This March writing challenge is organized by Two Writing Teachers
I stand in the kitchen, waiting idly for the coffee to brew and the bread to toast. I look at the coffee cup I've picked out, and the name of the woman who gave it to me as part of a Secret Santa exchange comes to me. "Pam," I say out loud, remembering what a kind person she was. It's been ten years since I worked with her. Then I notice the stock pot waiting to be washed, and snort, "Tiffany!" thinking of the teenaged co-worker who brought it to my house-warming party as I transitioned from my last retail job to my first teaching job. She was kind of an idiot, but I've used that stock pot for two decades and counting.
Now I'm on a roll, and I look around the kitchen for more gifts. Miki and Jenn gave The Winemaker that espresso machine for his 30th birthday, and he himself gave me the bright red tea kettle. The microwave and fridge are hand-me-downs from one sister, and the end table piled high with paper detritus was a hand-me-down from the other. Carla gave me that "Bloom where you're planted" magnet, Jenn gave us the "Each grape holds a bit of sunshine within" one, Andy the Puerto Rican waterfall one, and my sisters, again, with the chicken magnet.
That blue bowl is one my mother-in-law picked out for us at a ceramics show, the painting of flowers is from a sister, the photo of a rainbow over the small town I served in Peace Corps is from Aija and Normunds, and the photo of Mt. Hood is my dad's work, framed and signed and given to me by him. The Kitchenaid was my parent's wedding gift to us, the small bowl there a wedding gift from my friend Jane's parents, and that big painting of grapes was a wedding gift from my mother-in-law's former boss, who sent it to us despite having never met us.
The Winemaker helped the kids make me that wooden footstool for my birthday, way back during that first summer they were with us.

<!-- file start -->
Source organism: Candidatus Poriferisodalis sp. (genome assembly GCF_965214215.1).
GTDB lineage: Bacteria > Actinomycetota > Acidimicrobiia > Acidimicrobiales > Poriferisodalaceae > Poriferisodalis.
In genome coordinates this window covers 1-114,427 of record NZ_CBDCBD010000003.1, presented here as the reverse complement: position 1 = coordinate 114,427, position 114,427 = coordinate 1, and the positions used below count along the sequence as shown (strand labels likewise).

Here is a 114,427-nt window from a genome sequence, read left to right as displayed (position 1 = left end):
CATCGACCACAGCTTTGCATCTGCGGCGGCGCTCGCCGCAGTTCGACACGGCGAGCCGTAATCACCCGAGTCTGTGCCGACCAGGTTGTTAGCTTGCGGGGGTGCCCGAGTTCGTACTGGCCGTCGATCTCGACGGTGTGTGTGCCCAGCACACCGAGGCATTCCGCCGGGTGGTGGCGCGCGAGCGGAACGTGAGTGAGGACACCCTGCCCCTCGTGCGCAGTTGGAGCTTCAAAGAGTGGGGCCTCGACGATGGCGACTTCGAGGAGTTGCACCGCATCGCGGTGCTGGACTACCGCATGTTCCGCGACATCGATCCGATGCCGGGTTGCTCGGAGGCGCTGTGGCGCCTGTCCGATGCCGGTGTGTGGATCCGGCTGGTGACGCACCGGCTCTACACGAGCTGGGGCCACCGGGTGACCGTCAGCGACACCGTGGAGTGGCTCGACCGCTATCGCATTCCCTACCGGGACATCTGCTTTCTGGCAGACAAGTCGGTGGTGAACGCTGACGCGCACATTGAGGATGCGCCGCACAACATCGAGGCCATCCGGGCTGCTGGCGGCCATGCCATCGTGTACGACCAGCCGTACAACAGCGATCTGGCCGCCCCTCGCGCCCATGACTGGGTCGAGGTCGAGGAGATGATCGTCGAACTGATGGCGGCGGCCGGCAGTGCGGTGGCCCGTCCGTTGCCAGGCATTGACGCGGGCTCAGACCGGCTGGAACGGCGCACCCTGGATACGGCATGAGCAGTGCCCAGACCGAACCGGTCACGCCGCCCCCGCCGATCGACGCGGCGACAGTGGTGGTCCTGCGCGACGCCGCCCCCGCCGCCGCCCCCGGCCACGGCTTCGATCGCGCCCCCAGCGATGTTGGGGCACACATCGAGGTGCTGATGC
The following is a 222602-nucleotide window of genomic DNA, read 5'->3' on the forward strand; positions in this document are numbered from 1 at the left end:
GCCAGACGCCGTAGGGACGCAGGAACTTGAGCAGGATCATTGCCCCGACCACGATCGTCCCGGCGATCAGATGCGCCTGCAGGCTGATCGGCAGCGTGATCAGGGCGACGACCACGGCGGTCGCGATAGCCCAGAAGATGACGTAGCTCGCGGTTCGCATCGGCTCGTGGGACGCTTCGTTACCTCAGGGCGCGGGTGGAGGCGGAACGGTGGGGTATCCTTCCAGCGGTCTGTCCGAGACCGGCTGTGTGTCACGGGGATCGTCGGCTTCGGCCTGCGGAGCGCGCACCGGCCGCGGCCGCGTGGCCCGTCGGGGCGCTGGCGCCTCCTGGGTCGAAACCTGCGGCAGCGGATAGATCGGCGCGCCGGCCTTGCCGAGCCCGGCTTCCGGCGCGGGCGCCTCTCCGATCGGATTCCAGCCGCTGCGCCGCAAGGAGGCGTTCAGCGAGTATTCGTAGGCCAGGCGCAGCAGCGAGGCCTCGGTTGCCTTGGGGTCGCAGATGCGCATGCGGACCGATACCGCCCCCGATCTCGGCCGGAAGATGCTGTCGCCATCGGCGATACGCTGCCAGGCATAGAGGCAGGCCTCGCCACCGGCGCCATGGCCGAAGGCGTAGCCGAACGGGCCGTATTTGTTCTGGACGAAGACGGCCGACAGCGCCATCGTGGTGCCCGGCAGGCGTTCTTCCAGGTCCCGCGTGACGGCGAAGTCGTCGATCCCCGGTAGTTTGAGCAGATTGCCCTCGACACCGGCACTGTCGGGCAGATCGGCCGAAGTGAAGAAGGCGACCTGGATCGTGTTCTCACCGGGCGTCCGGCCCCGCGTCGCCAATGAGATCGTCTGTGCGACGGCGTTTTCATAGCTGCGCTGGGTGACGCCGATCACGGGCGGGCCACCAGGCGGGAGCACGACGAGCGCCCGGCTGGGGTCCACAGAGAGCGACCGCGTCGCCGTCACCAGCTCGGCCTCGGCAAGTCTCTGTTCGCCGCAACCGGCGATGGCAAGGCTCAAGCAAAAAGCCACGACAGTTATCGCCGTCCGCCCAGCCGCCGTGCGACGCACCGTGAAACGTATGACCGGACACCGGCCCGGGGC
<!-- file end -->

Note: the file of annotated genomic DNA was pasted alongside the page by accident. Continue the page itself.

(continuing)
My sister dropped off the cheerful pot of hot pink cyclamen on the anniversary of our dad's death last month.
The bedraggled 3D snowflake that should really come down was brought home from school by my daughter and presented to me with great pride.
Coffee in the cup, toast buttered, I sit on the couch and ponder the way my connection to things gets folded up with my connection to people. I understand the Kondo point of view, that the things aren't actually the people, so keeping a simple photo, or ONE key item, is a better way to remember people without cluttering your life. But all the same, to drink coffee from this mug reminds me both of the person who gave it to me, and of the importance of kindness even between co-workers who aren't intimate friends. The value spirals on itself--the object is important to me because of who gave it to me, the gift reminds me of certain specific traits of friendship and generosity I want to embody as well, the positive emotions of remembering the object's giver means that it now qualifies both as something I "know to be useful" and "believe to be beautiful" to bring in a much earlier interior design thinker.
Then I look back at my post, and wonder if I should take the whole last paragraph out. Must my writing have an end goal, an "aha" moment? Or given the spirit of a "slice of life," is it enough to just share the gifts I became aware of, trusting the reader to make their own conclusions? Is the "meaning" implicit in the title? I'm leaving it in so any readers can let me know their take on it!